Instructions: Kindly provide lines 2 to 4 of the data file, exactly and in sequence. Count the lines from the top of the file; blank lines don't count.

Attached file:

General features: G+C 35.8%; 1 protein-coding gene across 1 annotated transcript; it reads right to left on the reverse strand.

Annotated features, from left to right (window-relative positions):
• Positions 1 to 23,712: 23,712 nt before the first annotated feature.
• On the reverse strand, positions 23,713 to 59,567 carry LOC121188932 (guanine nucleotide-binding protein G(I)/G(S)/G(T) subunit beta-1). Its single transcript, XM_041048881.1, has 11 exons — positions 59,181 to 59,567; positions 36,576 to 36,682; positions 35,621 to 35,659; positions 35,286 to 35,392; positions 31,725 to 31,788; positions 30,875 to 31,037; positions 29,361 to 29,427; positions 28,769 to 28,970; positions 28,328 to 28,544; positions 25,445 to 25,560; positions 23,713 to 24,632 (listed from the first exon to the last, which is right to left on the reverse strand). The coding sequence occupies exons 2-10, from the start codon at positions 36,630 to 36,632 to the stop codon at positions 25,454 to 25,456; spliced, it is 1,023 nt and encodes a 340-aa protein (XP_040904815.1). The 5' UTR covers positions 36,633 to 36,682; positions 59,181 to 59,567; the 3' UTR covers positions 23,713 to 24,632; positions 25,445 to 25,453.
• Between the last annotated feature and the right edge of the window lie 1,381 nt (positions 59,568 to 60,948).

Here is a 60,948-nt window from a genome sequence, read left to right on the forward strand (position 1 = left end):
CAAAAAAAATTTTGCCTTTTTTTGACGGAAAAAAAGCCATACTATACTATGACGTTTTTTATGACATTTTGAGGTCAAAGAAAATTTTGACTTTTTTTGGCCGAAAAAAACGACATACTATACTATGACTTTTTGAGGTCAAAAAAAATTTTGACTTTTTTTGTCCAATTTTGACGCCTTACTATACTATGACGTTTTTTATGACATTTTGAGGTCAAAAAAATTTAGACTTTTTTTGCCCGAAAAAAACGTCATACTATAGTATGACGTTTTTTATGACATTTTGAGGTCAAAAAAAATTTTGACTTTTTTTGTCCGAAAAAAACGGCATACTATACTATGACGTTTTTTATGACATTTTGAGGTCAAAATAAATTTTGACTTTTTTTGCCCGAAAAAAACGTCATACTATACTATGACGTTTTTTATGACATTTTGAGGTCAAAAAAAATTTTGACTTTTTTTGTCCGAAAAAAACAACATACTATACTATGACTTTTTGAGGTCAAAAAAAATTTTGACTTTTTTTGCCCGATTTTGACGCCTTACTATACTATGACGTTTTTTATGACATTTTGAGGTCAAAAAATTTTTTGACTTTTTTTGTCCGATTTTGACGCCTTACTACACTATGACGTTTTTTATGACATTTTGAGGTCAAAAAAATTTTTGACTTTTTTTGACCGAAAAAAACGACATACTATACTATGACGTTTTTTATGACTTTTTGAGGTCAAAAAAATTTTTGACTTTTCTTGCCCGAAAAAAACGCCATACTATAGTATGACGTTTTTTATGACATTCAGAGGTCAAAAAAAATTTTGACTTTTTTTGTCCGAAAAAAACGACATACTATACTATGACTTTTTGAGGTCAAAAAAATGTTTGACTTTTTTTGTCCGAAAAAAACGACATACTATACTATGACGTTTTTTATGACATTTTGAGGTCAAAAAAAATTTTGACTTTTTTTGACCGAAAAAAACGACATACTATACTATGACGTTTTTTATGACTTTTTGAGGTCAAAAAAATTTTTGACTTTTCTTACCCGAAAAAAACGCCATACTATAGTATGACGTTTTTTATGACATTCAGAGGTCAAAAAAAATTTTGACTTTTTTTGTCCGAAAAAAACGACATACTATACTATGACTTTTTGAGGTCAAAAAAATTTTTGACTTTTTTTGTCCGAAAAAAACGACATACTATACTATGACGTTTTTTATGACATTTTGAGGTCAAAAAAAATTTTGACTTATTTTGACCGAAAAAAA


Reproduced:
Annotated features, from left to right (window-relative positions):
• Positions 1 to 23,712: 23,712 nt before the first annotated feature.
• On the reverse strand, positions 23,713 to 59,567 carry LOC121188932 (guanine nucleotide-binding protein G(I)/G(S)/G(T) subunit beta-1). Its single transcript, XM_041048881.1, has 11 exons — positions 59,181 to 59,567; positions 36,576 to 36,682; positions 35,621 to 35,659; positions 35,286 to 35,392; positions 31,725 to 31,788; positions 30,875 to 31,037; positions 29,361 to 29,427; positions 28,769 to 28,970; positions 28,328 to 28,544; positions 25,445 to 25,560; positions 23,713 to 24,632 (listed from the first exon to the last, which is right to left on the reverse strand). The coding sequence occupies exons 2-10, from the start codon at positions 36,630 to 36,632 to the stop codon at positions 25,454 to 25,456; spliced, it is 1,023 nt and encodes a 340-aa protein (XP_040904815.1). The 5' UTR covers positions 36,633 to 36,682; positions 59,181 to 59,567; the 3' UTR covers positions 23,713 to 24,632; positions 25,445 to 25,453.